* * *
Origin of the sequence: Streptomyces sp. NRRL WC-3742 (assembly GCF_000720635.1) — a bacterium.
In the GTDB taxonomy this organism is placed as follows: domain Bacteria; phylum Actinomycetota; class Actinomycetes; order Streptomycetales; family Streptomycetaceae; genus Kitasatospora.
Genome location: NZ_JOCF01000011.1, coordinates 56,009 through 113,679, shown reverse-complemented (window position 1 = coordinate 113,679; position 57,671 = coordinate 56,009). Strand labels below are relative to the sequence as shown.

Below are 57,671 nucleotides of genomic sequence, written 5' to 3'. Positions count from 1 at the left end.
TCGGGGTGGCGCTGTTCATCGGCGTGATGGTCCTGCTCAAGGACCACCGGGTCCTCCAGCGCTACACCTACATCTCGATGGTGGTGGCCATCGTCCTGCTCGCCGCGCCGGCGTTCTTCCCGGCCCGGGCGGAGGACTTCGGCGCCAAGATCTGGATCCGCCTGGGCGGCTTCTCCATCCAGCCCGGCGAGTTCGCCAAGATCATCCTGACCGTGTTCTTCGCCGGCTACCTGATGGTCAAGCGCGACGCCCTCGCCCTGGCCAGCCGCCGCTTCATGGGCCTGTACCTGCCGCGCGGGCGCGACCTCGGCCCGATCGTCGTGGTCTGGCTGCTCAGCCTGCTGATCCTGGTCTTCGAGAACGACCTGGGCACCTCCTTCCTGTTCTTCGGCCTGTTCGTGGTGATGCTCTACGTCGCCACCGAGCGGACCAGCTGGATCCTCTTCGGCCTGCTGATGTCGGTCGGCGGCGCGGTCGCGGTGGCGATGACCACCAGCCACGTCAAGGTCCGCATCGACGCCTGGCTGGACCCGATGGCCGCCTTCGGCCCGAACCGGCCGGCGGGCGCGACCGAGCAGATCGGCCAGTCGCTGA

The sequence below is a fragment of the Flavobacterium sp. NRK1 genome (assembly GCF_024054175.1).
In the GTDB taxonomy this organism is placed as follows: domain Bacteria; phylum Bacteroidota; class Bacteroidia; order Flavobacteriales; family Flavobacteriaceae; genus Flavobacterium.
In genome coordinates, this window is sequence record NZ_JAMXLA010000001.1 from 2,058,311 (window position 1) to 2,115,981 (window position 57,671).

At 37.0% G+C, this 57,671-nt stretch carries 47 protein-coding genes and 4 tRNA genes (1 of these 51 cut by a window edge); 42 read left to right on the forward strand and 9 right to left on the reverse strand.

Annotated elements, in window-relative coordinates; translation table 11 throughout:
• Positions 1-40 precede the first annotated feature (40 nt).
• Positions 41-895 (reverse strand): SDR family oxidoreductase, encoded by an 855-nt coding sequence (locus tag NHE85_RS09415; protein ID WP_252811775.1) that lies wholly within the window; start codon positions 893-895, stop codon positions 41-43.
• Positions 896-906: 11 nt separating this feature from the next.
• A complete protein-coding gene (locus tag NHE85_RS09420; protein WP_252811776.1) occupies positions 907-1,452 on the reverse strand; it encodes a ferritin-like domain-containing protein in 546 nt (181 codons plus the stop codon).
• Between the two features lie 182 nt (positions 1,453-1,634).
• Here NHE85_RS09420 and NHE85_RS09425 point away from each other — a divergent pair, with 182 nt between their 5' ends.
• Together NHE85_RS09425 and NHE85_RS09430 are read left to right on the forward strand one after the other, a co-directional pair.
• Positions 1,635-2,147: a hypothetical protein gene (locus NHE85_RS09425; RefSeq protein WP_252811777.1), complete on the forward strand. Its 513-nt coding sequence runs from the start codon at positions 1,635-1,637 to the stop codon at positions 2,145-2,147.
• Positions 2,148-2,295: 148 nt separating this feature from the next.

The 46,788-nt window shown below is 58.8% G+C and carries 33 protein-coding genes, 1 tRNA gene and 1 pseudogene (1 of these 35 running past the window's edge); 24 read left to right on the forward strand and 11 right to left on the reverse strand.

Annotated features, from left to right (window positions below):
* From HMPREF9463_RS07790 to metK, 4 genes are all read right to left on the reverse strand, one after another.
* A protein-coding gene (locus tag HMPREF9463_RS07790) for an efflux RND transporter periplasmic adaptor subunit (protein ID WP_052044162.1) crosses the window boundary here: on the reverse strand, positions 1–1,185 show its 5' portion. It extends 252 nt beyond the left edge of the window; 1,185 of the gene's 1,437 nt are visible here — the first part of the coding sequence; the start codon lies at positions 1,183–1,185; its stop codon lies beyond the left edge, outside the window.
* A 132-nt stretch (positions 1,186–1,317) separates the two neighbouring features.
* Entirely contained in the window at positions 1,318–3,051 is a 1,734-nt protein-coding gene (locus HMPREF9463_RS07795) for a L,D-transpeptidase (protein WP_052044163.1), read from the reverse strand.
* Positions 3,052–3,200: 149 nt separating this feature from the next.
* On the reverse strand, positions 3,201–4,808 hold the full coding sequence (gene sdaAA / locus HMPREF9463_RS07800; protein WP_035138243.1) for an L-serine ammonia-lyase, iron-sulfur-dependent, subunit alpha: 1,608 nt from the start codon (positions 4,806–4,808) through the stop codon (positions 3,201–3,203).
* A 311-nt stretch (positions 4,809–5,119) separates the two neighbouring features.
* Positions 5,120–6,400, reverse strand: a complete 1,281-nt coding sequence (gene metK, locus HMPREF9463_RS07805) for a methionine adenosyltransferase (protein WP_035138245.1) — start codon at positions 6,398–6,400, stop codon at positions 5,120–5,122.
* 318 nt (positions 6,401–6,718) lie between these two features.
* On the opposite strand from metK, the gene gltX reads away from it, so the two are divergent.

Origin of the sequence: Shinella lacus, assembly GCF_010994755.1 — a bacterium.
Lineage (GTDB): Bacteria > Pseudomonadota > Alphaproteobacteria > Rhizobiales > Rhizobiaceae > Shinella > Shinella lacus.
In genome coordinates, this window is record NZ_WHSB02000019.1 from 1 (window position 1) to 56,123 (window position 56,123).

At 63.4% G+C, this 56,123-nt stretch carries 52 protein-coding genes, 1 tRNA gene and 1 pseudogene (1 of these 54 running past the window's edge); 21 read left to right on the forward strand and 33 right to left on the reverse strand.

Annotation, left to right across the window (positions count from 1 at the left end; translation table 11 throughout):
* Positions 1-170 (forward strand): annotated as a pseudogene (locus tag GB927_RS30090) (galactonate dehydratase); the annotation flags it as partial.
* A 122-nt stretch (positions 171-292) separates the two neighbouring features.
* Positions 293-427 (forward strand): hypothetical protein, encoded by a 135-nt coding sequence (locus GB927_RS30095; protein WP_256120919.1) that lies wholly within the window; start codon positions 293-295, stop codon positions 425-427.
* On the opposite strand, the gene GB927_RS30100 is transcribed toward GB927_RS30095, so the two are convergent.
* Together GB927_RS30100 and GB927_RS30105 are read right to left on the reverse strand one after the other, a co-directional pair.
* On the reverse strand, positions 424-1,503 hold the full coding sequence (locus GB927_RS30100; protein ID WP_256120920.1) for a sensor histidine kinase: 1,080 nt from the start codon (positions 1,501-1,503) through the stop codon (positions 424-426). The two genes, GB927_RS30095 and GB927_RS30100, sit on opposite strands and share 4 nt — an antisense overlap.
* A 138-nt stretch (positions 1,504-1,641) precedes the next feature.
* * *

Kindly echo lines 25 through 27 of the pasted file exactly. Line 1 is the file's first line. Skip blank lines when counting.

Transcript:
* Entirely contained in the window at positions 1,318–3,051 is a 1,734-nt protein-coding gene (locus HMPREF9463_RS07795) for a L,D-transpeptidase (protein WP_052044163.1), read from the reverse strand.
* Positions 3,052–3,200: 149 nt separating this feature from the next.
* On the reverse strand, positions 3,201–4,808 hold the full coding sequence (gene sdaAA / locus HMPREF9463_RS07800; protein WP_035138243.1) for an L-serine ammonia-lyase, iron-sulfur-dependent, subunit alpha: 1,608 nt from the start codon (positions 4,806–4,808) through the stop codon (positions 3,201–3,203).